Édouard Manet: The First Impressionist
Manet's work completely changed the way European painters chose their subjects. Before him, painting was generally about a sense of narrative, and avoided the seedy reality of daily life. Read all about him here!
Édouard Manet was a 19th-century French painter who acted as inspiration for countless later painters, with his distinctive style and focus. Manet paved a new path by defying the traditional subjects in painting and portraying the events and circumstances of his time.
He exhibited his painting, Le Déjeuner sur l’herbe in 1863. The critics tore him apart. But at the same time, he received praise and enthusiasm from a younger generation of painters who would go on to form the core of Impressionism.
Édouard Manet: The first impressionist
Édouard Manet was born on January 23rd, 1832, in Paris. His father, August Manet, was a high-ranking member of the Justice Ministry. His mother, Eugénie-Désirée Fournier, was the daughter of a diplomat and goddaughter to a Swedish prince in line to be king.
A wealthy family with many contacts, Manet’s parents hoped he would choose a respectable career, preferably as a lawyer. Little did they know that a much different path was in store for him.
In 1839, he studied at the Canon Poiloup school in Vaugirard. From 1844 to 1848, he was a boarding student at the Còllege Rollin. He wasn’t a good student. The only course that interested him was the one painting class they offered.
His father wanted him to enroll in law school, but Édouard decided not to go down that path. When his father refused to allow him to become a painter, he requested a place in the naval school, but didn’t pass the entrance exam.
At just sixteen years old, he set out as a navigation apprentice on a transport ship. When he came back to France in June, 1849, he failed his naval exam again. After this, his parents finally gave in to his stubborn insistence in becoming a painter.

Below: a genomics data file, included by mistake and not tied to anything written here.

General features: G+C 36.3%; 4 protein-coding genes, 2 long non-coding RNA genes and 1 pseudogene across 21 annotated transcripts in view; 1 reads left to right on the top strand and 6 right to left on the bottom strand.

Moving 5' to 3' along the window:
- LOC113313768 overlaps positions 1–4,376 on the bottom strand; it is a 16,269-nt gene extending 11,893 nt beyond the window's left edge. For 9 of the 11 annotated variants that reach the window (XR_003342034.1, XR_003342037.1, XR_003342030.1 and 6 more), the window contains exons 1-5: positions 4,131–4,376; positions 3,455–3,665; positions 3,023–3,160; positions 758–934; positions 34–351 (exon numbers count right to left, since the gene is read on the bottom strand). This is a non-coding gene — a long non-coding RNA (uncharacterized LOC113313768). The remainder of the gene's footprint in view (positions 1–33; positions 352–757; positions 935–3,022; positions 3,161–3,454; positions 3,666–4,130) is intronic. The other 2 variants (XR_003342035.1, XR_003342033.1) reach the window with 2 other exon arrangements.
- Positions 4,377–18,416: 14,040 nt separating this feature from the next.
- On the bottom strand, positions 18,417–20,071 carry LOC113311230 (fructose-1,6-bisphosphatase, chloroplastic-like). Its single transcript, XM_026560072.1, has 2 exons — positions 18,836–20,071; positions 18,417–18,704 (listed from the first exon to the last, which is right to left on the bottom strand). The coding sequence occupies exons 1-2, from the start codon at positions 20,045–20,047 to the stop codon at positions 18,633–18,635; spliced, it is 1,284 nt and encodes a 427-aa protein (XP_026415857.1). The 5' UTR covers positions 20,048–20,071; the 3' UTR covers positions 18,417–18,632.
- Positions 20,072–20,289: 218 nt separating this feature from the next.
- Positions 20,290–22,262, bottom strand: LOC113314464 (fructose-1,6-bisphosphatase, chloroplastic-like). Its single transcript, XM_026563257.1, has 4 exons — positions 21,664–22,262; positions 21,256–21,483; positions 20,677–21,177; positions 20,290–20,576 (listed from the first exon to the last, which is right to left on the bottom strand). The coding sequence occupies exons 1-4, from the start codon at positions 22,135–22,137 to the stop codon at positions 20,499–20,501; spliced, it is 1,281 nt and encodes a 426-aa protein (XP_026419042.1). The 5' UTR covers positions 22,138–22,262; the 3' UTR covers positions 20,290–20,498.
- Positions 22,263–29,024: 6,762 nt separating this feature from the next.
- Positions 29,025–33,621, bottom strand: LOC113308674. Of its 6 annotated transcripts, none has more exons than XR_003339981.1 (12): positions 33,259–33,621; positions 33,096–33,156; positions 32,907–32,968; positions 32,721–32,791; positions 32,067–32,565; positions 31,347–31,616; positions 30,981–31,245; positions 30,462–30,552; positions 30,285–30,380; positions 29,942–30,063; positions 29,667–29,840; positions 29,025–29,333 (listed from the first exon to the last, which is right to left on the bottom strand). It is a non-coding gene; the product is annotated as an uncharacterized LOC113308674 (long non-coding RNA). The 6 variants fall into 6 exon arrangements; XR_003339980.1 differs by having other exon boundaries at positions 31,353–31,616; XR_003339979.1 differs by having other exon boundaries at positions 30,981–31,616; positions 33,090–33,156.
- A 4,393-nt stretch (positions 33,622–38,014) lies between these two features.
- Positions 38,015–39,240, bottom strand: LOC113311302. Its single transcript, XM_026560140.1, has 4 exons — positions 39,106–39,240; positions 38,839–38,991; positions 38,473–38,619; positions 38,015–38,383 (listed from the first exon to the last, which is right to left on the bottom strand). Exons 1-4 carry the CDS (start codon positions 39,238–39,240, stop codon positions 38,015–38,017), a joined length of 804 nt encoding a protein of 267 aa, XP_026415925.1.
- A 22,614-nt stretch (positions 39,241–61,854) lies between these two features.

Manet’s first formal studies
In 1850, Manet began studying with the classic painter Thomas Couture. It was with him that he developed an understanding of painting and its techniques.
In 1856, after six years with Couture, Manet set up a shared studio with Albert de Balleroy, an artist who did military paintings. It was here that he painted Boy With Cherries (1858). He was soon to move on to another studio, where he painted The Absinthe Drinker (1859).
In that same year, he made short trips to the Netherlands, Germany, and Italy. In between trips, he also spent time at the Louvre copying paintings by Tiziano and Diego Velázquez.
Despite his success with realism, Manet started to paint in a more relaxed, impressionistic style. One of the main characteristics was his use of broad strokes and a portrayal of common people doing daily tasks.
His canvases began to fill up with singers, people in streets, Roman people, and beggars. This unconventional subject matter, combined with a vast knowledge of the old masters, surprised some people and amazed many others.
Adult life and Le Déjeuner sur l’herbe
Between 1862 and 1865, Édouard Manet took part in some expositions by the Galería Martinet. In 1863, he married Suzanne Leenhoff, a Dutch woman who had given him piano lessons. They had already been together for ten years and had a child together before officially marrying.
That same year, the Salon jury rejected Le Déjeuner sur l’herbe, which he’d painted in a completely revolutionary style.
“I paint as I feel like painting; to hell with all their studies.”
Le Déjeuner sur l’herbe was inspired by works of old masters such as The Pastoral Concert (Giorgione, 1510) and The Judgment of Paris (Raphael, 1517-20). The painting caused a big stir and was the beginning of the “carnival notoriety” that plagued him throughout his career.